Cozy Cabin at Tranquil Timbers in Sturgeon Bay, WI

Fishing: Celebrate National Fishing and Boating Week by either learning to fish or adding to your collection of “fish stories.” We’ve got great accommodations near some of the best fishing locations, so grab your tackle box and gear, wish for some good luck, and drop a line. The waters that surround our cabins and yurts at Tranquil Timbers in Sturgeon Bay, Wisconsin, are teeming with fish, including walleye, northern pike, trout, and bass. You’re bound to get lucky here so rent a yurt and fish away (don’t forget to check out the fishing license requirements). Or book a charter and let the pros show you how it’s done – for specific info, visit travelwisconsin.com/things-to-do/outdoor-fun/fishing. Do you remember the beauty of the fly-fishing scenes from the movie “A River Runs Through It”? Fly fishing not only gives you a total body workout thanks to all the wading, casting, and reeling it requires, but is also known to lower cortisol levels, which means you are de-stressing while wading, casting, and reeling! Head to Leavenworth, Washington, where some of the most scenic fly fishing can be found. Rent one of the great tiny houses at the Leavenworth Tiny House Village and try your hand at wading, casting, and reeling in nearby Fish Lake which is great for yellow perch and largemouth bass in summer.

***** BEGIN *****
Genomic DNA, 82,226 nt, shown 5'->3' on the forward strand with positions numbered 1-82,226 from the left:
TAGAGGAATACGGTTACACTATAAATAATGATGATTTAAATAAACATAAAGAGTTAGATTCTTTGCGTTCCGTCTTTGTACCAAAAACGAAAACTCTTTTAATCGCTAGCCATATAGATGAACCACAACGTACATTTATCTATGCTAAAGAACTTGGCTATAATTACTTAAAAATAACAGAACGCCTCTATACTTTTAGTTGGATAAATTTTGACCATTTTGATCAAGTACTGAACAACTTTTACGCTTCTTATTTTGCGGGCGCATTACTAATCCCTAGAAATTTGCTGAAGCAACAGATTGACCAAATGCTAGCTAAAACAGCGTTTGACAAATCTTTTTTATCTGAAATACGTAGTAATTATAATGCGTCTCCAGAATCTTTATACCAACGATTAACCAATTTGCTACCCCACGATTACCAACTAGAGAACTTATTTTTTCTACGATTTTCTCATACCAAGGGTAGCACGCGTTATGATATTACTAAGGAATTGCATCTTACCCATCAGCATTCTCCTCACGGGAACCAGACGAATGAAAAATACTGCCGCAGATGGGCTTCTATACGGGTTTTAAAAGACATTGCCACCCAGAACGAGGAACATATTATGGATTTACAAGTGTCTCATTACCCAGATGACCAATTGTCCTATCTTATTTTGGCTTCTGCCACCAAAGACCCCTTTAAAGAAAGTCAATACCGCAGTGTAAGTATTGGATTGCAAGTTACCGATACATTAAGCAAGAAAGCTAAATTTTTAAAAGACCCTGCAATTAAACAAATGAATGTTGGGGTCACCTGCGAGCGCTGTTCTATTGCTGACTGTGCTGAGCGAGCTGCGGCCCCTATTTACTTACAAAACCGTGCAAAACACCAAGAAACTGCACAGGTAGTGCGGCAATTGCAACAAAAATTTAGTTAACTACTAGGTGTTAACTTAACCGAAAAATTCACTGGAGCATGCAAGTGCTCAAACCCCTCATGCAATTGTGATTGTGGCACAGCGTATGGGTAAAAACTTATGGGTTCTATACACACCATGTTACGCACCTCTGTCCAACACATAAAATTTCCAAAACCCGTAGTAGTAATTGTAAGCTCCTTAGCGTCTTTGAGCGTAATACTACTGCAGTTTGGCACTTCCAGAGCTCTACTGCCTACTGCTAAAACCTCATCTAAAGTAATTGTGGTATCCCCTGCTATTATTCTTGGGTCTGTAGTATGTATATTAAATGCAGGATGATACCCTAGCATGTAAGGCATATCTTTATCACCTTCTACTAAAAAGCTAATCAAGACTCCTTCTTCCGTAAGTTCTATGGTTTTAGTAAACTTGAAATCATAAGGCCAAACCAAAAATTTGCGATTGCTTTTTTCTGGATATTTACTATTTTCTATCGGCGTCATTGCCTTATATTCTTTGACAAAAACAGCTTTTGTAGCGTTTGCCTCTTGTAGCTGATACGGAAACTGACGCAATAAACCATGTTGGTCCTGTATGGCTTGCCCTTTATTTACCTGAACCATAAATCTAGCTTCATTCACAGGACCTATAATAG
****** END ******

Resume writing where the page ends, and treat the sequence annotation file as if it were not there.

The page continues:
And don’t forget to make sure to participate in the Great American Campout on June 26. We’ve got plenty of great glamping spots for you– check out www.PetiteRetreats.com for locations!

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5 Things to Do in… Northern California